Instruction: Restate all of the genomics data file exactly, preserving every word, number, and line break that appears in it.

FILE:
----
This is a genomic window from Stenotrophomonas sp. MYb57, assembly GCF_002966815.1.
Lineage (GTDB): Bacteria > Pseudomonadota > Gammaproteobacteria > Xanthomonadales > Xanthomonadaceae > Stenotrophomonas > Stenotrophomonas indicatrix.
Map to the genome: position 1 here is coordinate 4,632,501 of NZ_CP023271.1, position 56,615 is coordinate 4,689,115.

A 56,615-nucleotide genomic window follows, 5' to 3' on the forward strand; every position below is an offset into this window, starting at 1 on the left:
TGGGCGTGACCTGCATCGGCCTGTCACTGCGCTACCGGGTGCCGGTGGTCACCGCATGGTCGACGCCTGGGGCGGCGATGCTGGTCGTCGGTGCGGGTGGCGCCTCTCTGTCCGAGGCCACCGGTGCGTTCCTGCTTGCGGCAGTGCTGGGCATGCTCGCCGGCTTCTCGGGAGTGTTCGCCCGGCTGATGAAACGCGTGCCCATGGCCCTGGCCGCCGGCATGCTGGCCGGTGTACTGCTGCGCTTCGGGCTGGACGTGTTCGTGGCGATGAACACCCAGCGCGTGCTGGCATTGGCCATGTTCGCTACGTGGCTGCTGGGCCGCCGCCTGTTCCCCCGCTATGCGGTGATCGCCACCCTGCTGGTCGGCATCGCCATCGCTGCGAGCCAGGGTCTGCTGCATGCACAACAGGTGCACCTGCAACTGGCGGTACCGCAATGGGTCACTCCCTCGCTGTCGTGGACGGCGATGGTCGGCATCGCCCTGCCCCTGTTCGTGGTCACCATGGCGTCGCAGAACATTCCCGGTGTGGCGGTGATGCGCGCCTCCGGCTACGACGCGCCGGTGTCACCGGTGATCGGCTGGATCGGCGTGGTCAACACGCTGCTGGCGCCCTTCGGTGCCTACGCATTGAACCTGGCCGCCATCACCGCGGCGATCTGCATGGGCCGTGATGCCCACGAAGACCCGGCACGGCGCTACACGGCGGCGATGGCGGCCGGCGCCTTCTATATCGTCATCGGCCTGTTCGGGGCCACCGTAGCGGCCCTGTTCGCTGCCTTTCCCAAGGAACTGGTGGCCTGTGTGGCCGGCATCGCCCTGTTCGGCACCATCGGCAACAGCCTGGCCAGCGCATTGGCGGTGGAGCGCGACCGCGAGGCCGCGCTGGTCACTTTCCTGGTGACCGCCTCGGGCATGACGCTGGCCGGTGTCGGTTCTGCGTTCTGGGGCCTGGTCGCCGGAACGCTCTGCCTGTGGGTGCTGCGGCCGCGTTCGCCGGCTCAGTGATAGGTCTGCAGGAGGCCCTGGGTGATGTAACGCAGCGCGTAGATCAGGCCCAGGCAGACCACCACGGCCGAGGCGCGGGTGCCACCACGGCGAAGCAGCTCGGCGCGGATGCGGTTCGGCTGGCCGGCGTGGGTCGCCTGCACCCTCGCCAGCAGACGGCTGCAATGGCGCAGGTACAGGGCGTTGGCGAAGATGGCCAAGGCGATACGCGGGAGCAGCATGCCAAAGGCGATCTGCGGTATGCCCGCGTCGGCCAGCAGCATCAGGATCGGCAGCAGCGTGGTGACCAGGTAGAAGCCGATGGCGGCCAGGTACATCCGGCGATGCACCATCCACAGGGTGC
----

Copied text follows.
This is a genomic window from Stenotrophomonas sp. MYb57, assembly GCF_002966815.1.
Lineage (GTDB): Bacteria > Pseudomonadota > Gammaproteobacteria > Xanthomonadales > Xanthomonadaceae > Stenotrophomonas > Stenotrophomonas indicatrix.
Map to the genome: position 1 here is coordinate 4,632,501 of NZ_CP023271.1, position 56,615 is coordinate 4,689,115.

A 56,615-nucleotide genomic window follows, 5' to 3' on the forward strand; every position below is an offset into this window, starting at 1 on the left:
TGGGCGTGACCTGCATCGGCCTGTCACTGCGCTACCGGGTGCCGGTGGTCACCGCATGGTCGACGCCTGGGGCGGCGATGCTGGTCGTCGGTGCGGGTGGCGCCTCTCTGTCCGAGGCCACCGGTGCGTTCCTGCTTGCGGCAGTGCTGGGCATGCTCGCCGGCTTCTCGGGAGTGTTCGCCCGGCTGATGAAACGCGTGCCCATGGCCCTGGCCGCCGGCATGCTGGCCGGTGTACTGCTGCGCTTCGGGCTGGACGTGTTCGTGGCGATGAACACCCAGCGCGTGCTGGCATTGGCCATGTTCGCTACGTGGCTGCTGGGCCGCCGCCTGTTCCCCCGCTATGCGGTGATCGCCACCCTGCTGGTCGGCATCGCCATCGCTGCGAGCCAGGGTCTGCTGCATGCACAACAGGTGCACCTGCAACTGGCGGTACCGCAATGGGTCACTCCCTCGCTGTCGTGGACGGCGATGGTCGGCATCGCCCTGCCCCTGTTCGTGGTCACCATGGCGTCGCAGAACATTCCCGGTGTGGCGGTGATGCGCGCCTCCGGCTACGACGCGCCGGTGTCACCGGTGATCGGCTGGATCGGCGTGGTCAACACGCTGCTGGCGCCCTTCGGTGCCTACGCATTGAACCTGGCCGCCATCACCGCGGCGATCTGCATGGGCCGTGATGCCCACGAAGACCCGGCACGGCGCTACACGGCGGCGATGGCGGCCGGCGCCTTCTATATCGTCATCGGCCTGTTCGGGGCCACCGTAGCGGCCCTGTTCGCTGCCTTTCCCAAGGAACTGGTGGCCTGTGTGGCCGGCATCGCCCTGTTCGGCACCATCGGCAACAGCCTGGCCAGCGCATTGGCGGTGGAGCGCGACCGCGAGGCCGCGCTGGTCACTTTCCTGGTGACCGCCTCGGGCATGACGCTGGCCGGTGTCGGTTCTGCGTTCTGGGGCCTGGTCGCCGGAACGCTCTGCCTGTGGGTGCTGCGGCCGCGTTCGCCGGCTCAGTGATAGGTCTGCAGGAGGCCCTGGGTGATGTAACGCAGCGCGTAGATCAGGCCCAGGCAGACCACCACGGCCGAGGCGCGGGTGCCACCACGGCGAAGCAGCTCGGCGCGGATGCGGTTCGGCTGGCCGGCGTGGGTCGCCTGCACCCTCGCCAGCAGACGGCTGCAATGGCGCAGGTACAGGGCGTTGGCGAAGATGGCCAAGGCGATACGCGGGAGCAGCATGCCAAAGGCGATCTGCGGTATGCCCGCGTCGGCCAGCAGCATCAGGATCGGCAGCAGCGTGGTGACCAGGTAGAAGCCGATGGCGGCCAGGTACATCCGGCGATGCACCATCCACAGGGTGC